Diethylstilbestrol (DES)

Definition - What does Diethylstilbestrol (DES) mean?

Diethylstilbestrol (DES) is a synthetic form of the estrogen hormone, once prescribed as fertility medication. In 1971, the Food and Drug Administration (FDA) declared DES unsafe, and a law was made banning it from the United States. However, between the years 1936-1971 between 5-10 million pregnant mothers and their unborn children were exposed to the drug. Those individuals may experience, or have experienced, health complications as a result of the exposure.

FertilitySmarts explains Diethylstilbestrol (DES)

In the 1930’s, the primary theory on the cause of miscarriages was a lack of estrogen present in a woman’s body. Doctors prescribed DES in hopes of increasing a woman’s chances of carrying a pregnancy to term. However, by the 1960s, medical studies began to demonstrate that DES was a harmful substance.

Today, science shows that women who took DES while pregnant are at an increased risk for several health conditions, including breast cancer. Additionally, children exposed to DES in utero are at risk for numerous health complications, specifically conditions with their reproductive health.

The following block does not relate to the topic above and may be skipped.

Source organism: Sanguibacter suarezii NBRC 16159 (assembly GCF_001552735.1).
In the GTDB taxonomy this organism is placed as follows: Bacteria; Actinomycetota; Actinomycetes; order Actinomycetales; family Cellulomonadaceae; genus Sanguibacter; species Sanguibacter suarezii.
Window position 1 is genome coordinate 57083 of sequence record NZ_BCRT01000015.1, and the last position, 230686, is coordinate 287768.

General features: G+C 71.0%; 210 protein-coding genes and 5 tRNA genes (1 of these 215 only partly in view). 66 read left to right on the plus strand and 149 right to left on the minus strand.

Woman exposed as fetuses are at risk of certain cancers of the vagina and cervix, abnormally shaped reproductive organs, or experiencing infertility conditions such as miscarriage, ectopic pregnancy, premature birth, or preeclampsia. Women who know they were exposed to DES should be aware of the risk for health complications, particularly surrounded reproduction, and communicate with their medical team regarding the exposure. Treatment for the exposure varies based on the specific conditions present in each case.

The health complications are more pronounced and proven in women exposed in utero, however some men exposed in utero have reported minor health concerns, such as undescended testicles, which may also be caused by the exposure.

Share this: